I Would Have Your Thoughts
The story of Roger Easson and his apparent plagiarism of an Internet email for a column he wrote in the local Democratic Party newspaper keeps on rolling on. Since I documented the discovery of the apparent plagiarism, Rep. Kathryn Bowers has come out with a column of her own (in her own language) in another paper that seems to have sprung from what Easson originally "wrote."
Now, there's another development. This past Sunday, David Waters, the Commercial Appeal's religion columnist, wrote his own column about the coming Bush draft! Where he got his idea, I can't say. I may email him and ask, just to see. It's not impossible that he saw the Bowers column in the North Shelby Times, or read Easson's "article," or heard about this idea in Democratic circles somewhere.
It's the seeming one-two-three of progression that caught me eye. From party paper, to small newspaper, to big newspaper. From a party functionary, to the party's local leader, to one of the daily paper's two columnists. I'm almost positive at the connection between the first two, but it's the connection -- if any -- between Bowers and Waters that I wonder at.
And that's my dilemma. This despicable distortion is gaining ground locally. I'll give Waters some credit for not falling headlong and for explaining some truths, but he's still spreading the basic, dishonest meme. That's what bothers me.
So, I ask you. Should I go ahead and contact Christian Brothers University and David Waters? Should I tell them about Easson's apparent plagiarism? Should I contact one of the local television stations and give my work to a reporter? I'm not interested in political spite or "gotcha." This isn't about scoring points or crippling an enemy. This is about stopping a terrible and pernicious misrepresentation in its tracks.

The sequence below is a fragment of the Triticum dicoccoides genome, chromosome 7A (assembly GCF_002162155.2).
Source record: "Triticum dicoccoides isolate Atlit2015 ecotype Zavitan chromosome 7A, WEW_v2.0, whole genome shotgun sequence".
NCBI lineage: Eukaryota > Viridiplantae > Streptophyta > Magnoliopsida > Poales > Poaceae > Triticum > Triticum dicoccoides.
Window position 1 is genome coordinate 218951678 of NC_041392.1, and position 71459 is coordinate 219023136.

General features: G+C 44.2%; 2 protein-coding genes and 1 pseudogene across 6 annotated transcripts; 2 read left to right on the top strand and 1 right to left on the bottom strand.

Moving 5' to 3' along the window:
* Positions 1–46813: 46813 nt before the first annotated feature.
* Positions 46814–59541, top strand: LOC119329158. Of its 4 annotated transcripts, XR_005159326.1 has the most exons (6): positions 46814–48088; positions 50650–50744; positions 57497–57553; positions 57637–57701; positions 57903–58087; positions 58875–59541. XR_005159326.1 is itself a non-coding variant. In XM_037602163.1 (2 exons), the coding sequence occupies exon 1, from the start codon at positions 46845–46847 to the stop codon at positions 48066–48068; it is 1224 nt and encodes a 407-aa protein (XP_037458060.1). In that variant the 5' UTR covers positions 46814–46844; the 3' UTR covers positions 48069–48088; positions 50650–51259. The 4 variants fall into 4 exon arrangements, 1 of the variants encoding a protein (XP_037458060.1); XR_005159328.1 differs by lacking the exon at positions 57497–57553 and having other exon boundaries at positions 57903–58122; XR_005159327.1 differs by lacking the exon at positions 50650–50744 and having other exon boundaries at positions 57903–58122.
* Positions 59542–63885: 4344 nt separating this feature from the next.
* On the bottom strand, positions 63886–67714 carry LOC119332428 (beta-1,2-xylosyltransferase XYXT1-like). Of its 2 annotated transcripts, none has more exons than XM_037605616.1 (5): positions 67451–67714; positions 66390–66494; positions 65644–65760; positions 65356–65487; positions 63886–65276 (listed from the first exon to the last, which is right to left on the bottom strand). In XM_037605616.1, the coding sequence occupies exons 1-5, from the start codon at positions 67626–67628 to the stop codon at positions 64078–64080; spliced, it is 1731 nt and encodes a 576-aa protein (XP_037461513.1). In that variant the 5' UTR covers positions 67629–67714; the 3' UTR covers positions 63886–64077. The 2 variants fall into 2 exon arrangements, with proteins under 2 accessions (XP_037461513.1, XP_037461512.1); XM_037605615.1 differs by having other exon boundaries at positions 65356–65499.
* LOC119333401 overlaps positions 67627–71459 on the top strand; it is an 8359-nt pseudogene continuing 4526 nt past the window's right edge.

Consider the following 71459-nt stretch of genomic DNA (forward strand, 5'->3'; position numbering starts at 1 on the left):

Should I, or is it even worth the bother? I shared this with a local bookseller I know, who was stunned and amused. S/he wants to pass it on to a politician of his/her acquaintance, which I agreed to, though I have no idea what will happen there.
On the one hand, a university professor seems to have been caught plagiarising. On the other, it's only a small article in an obscure place. But then, if someone is willing to be so blatant about something so small, you have to wonder what they'll do for the big, important things. And then there's the way the original story seems to have been metamorphic in spreading, growing and gaining credibility. That distresses me, but is it worth possibly damaging (or ruining!) a professor's career? Or is it precisely the kind of thing that should be exposed, come what will.
As you can see, this is a moral and ethical dilemma for me. I'm just some guy with a website. I shoot off my mouth on a routine, if irregular, basis and I'm sure there's a lot down in the posts below that someone could make a lot of hay of, if they chose. If I push the wrong person I have no defenses against being pushed back, even though I've got my end of the story nailed down, I think. Yeah, I'm saying I'm a bit scared.
What do you think?